According to I.T.E.M
The housing market will shudder to a virtual standstill next year as aggressive interest-rate hikes finally start to bite, a leading forecasting group has warned.
Unrelenting rises in house prices are finally expected to halt, dropping from well over 10 per cent today to less than 1 per cent by the end of next year, the Ernst & Young ITEM Club forecasts.
Houses are currently overvalued by as much as 16 per cent, it warns.
An interest rate hike to 6 per cent will end the property market boom, ushering in a decade of stagnation, it says.
As householders are squeezed, the Treasury appears to be enjoying a boom.
Tax payments rose almost 10 per cent in the first quarter this year, compared to the same period last year, dramatically outstripping growth in wages and salaries of only 5.1 per cent.
According to experts, the Chancellor's 'trick' of fiscal drag is to blame for the rising tax burden. This is the policy of raising the tax threshold more slowly than earnings are rising. As a result, workers end up paying a higher proportion of their income in tax.
According to the ITEM Club's quarterly outlook, the downturn in the property market will be fuelled by high interest rates, which, it predicts, are likely to remain at or around 6 per cent until 2012.
Such an increase will dismay first-time buyers, who have watched rates rise five times in a year and are struggling to get a foothold on the property ladder. They currently stand at 5.75 per cent.
The rise would mean an additional £300 a year in costs to those on a £150,000 25-year repayment mortgage, taking annual repayments to £13,896.
The ITEM (Independent Treasury Economic Model) Club is a respected economic forecaster, which correctly predicted the property boom in 1998.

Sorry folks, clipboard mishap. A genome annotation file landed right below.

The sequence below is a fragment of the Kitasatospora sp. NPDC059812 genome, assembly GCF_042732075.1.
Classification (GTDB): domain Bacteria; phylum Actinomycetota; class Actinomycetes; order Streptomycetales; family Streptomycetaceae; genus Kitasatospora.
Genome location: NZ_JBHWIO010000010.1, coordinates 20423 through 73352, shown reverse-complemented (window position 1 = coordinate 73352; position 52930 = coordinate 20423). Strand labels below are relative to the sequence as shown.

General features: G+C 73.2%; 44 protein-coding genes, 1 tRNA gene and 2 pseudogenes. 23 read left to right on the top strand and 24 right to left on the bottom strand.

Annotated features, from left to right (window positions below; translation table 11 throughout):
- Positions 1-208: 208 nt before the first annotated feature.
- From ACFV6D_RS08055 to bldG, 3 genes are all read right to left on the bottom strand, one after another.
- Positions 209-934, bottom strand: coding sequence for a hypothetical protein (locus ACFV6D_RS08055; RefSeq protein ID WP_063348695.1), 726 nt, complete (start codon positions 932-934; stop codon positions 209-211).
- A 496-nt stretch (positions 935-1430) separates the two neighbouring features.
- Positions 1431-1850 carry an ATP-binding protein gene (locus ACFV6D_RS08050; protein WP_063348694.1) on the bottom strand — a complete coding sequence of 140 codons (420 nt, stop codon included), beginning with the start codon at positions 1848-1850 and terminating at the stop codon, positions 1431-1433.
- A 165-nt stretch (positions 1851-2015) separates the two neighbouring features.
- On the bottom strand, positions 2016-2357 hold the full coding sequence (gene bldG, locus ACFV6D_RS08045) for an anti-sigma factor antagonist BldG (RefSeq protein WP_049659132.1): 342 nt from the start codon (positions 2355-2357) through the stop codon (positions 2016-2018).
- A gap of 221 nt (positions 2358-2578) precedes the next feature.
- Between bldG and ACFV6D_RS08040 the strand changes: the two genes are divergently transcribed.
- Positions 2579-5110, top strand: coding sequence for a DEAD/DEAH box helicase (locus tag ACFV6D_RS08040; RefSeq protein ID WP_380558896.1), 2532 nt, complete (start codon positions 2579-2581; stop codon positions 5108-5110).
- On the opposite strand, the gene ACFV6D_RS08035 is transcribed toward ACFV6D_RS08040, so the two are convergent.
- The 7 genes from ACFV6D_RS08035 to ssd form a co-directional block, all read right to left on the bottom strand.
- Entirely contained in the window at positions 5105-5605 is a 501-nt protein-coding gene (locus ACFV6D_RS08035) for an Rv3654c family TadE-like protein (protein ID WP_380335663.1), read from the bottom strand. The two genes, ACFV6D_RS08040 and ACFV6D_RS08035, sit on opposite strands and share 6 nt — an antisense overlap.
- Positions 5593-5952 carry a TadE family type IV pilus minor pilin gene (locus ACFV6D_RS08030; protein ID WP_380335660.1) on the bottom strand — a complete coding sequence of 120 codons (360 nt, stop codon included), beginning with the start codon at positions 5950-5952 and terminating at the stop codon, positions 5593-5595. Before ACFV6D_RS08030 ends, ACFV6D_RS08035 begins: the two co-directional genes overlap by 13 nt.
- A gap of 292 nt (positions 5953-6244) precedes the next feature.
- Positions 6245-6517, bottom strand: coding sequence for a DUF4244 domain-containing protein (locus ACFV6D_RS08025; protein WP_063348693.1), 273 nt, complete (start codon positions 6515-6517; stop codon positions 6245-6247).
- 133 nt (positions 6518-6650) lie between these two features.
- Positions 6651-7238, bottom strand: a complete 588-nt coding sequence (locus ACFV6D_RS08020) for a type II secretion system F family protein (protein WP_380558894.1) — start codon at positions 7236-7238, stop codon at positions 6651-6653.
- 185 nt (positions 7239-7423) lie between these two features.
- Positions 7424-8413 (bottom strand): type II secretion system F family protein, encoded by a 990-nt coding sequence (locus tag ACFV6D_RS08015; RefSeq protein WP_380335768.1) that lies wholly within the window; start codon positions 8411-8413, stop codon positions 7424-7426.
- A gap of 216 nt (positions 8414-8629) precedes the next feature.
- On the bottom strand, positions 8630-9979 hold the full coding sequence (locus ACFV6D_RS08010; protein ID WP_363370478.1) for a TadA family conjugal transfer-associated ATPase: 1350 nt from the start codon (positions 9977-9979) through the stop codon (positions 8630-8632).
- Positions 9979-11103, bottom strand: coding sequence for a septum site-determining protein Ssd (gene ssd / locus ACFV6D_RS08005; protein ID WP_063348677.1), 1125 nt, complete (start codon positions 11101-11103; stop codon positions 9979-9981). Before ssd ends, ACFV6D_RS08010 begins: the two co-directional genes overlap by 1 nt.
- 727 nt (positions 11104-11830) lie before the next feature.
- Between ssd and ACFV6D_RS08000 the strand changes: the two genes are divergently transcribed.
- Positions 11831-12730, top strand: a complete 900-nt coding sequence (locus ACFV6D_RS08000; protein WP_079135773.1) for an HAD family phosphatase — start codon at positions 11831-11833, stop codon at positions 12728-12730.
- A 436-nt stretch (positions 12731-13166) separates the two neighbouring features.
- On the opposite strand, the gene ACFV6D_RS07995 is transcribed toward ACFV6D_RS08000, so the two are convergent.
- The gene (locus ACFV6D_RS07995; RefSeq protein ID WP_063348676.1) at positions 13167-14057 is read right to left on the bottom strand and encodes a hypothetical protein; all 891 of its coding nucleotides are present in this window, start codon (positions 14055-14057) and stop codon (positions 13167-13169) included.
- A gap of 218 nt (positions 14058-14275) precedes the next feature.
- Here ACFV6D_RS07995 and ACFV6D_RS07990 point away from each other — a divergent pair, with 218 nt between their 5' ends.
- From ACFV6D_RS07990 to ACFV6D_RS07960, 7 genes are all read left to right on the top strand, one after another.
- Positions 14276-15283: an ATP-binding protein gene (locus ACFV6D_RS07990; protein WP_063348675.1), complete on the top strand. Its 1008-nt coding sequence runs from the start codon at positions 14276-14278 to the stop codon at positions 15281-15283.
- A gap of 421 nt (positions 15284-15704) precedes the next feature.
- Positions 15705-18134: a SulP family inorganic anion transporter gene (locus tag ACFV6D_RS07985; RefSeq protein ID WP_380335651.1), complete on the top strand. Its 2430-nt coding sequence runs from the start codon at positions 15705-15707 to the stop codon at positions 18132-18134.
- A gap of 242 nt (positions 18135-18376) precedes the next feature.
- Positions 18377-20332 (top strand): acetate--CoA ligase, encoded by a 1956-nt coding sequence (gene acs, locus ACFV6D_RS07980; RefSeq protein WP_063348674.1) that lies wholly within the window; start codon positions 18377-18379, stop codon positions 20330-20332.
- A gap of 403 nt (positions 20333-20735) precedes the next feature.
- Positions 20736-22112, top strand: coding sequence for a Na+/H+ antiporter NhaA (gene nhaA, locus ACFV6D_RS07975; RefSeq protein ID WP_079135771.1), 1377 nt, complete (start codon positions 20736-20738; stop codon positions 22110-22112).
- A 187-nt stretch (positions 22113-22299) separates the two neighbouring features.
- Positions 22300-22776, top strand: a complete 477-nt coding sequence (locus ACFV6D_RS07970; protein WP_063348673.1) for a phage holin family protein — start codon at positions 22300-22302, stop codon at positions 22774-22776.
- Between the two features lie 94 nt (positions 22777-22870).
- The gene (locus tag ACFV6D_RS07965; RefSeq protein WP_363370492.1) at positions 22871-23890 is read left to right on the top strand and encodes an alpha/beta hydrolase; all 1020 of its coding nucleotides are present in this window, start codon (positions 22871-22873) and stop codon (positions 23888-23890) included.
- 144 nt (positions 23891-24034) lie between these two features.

This is the first time that it has raised fears about the buoyant housing market and although there have been fears of a crash, the report claims the market will simply freeze.
By the end of this year, it predicts annual house price inflation will slow to 7 per cent and then steadily drop to below 1 per cent by the end of Peter Spencer, the ITEM Club's chief economic adviser, said: 'One thing you can be sure of is the housing boom has got to stop, and we will get whatever level of interest rates is necessary to do that.
'By the end of next year house-price inflation will be flat or negative.
'It now seems clear that we are all going to have to get used to a period of significantly higher interest rates.
'What happens then depends on whether people take heed of these rate rises and adopt a more cautious approach to their personal finances.'
He added: 'Tax payments are growing roughly twice as fast as pre-tax incomes. That's a staggering indictment of the tax system. It basically means that (the Chancellor) can sit back and watch the money roll in.
'Fiscal drag is bearing down heavily on disposable incomes, pushing the tax burden up to record levels.'
The effects of fiscal drag are not just confined to income tax.
Rising house prices have brought the Treasury billions more in stamp duty and inheritance tax.
The Government has refused to move thresholds for both to bring them in line with house prices, dragging hundreds and thousands of buyers over the higher tax threshold.
A Treasury spokesman attributed the rise in tax payments on record City bonuses this year.
He said: 'It is misleading to claim that households have experienced such an increase in tax payments.
'In fact, this data is heavily skewed by a small minority who have received City bonuses, which recently recorded record levels.'